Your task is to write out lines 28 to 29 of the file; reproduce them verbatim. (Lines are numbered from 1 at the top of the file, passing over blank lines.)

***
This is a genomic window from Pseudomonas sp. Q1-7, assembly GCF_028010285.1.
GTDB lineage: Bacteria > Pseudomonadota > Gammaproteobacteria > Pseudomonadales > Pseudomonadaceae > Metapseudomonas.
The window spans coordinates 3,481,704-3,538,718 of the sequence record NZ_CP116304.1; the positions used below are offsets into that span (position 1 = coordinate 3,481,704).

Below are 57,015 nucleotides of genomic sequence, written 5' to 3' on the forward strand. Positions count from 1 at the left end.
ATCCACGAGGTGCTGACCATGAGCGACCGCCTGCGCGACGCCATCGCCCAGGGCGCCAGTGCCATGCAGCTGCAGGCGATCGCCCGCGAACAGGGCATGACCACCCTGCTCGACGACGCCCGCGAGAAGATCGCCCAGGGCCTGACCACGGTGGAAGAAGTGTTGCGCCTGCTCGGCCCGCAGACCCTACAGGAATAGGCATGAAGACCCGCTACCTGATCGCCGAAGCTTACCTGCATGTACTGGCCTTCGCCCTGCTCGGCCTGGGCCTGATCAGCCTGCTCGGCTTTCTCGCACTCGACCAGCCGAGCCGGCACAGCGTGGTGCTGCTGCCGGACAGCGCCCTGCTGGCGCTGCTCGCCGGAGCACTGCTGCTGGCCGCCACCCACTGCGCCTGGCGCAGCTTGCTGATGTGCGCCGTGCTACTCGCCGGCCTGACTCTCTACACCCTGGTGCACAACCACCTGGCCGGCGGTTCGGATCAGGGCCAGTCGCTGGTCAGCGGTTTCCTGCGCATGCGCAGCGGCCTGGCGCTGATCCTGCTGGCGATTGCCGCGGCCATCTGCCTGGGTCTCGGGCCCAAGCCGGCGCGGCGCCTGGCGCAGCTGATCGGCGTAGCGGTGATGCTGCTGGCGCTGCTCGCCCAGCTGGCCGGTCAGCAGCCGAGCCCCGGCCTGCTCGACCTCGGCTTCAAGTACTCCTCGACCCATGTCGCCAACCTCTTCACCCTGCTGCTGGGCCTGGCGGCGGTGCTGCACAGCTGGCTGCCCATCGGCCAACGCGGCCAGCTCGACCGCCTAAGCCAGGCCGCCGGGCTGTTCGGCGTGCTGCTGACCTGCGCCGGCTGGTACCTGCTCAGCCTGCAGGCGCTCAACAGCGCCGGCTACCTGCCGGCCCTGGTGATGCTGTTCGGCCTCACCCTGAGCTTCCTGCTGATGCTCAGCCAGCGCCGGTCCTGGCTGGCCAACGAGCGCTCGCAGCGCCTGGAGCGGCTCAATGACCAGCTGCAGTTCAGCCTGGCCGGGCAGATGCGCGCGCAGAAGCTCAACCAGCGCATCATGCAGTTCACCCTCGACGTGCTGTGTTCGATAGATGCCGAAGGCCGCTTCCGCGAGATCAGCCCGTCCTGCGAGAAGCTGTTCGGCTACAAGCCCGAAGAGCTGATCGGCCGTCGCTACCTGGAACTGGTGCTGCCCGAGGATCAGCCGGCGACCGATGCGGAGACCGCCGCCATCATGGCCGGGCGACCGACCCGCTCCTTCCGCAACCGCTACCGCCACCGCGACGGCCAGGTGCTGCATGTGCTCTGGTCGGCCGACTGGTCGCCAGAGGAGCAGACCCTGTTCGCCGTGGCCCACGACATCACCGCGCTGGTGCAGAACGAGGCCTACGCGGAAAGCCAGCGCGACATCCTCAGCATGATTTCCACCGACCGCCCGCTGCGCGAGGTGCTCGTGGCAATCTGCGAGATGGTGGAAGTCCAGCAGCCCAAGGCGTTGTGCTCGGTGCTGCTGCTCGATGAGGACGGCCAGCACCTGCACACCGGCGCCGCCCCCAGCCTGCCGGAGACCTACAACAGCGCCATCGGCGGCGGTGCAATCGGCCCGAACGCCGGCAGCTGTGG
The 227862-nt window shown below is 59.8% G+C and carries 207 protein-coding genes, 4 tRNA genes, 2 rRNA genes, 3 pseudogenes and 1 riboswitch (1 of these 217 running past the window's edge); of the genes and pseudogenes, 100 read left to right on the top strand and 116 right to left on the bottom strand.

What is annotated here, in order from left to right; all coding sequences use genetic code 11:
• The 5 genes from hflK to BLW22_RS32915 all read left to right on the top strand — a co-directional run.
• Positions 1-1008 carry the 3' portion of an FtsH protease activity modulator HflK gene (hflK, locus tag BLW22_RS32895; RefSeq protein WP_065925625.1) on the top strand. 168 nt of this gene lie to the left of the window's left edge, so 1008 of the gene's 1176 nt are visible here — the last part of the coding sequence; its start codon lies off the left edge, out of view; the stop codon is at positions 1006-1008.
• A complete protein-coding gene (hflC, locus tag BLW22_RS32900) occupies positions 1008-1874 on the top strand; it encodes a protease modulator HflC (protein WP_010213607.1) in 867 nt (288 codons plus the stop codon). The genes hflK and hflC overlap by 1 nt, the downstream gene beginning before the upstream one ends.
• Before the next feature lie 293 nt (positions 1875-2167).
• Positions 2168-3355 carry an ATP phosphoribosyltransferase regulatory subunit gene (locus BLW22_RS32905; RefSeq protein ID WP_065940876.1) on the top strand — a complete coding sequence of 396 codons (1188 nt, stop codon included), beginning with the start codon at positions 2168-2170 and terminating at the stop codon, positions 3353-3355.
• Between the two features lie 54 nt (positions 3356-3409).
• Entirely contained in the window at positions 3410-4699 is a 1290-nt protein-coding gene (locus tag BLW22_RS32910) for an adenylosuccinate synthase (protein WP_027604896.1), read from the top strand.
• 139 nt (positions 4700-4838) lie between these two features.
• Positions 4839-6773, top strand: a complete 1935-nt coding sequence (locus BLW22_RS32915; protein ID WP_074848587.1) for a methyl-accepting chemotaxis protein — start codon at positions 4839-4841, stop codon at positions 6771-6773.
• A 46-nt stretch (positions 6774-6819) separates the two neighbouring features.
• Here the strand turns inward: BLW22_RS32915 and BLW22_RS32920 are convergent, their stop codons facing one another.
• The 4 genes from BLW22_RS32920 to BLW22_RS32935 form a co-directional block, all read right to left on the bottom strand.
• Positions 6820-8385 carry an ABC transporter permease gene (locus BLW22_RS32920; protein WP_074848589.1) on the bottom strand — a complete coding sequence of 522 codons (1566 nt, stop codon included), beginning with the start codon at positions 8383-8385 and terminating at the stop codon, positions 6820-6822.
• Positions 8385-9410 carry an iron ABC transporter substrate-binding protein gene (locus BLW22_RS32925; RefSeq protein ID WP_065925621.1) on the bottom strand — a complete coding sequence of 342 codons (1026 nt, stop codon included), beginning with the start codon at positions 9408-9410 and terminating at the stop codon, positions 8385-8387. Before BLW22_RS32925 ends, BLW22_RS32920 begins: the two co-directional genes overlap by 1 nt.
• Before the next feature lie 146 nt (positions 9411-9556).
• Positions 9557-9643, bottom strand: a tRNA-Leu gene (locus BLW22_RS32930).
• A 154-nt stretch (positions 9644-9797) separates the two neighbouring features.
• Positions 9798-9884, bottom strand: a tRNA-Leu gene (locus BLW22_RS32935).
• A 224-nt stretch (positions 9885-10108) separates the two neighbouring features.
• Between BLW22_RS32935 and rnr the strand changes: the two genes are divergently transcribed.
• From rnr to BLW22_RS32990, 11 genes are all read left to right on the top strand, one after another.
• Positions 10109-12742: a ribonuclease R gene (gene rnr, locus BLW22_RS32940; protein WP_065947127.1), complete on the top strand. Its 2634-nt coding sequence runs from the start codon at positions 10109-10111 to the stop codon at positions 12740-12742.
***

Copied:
• From rnr to BLW22_RS32990, 11 genes are all read left to right on the top strand, one after another.
• Positions 10109-12742: a ribonuclease R gene (gene rnr, locus BLW22_RS32940; protein WP_065947127.1), complete on the top strand. Its 2634-nt coding sequence runs from the start codon at positions 10109-10111 to the stop codon at positions 12740-12742.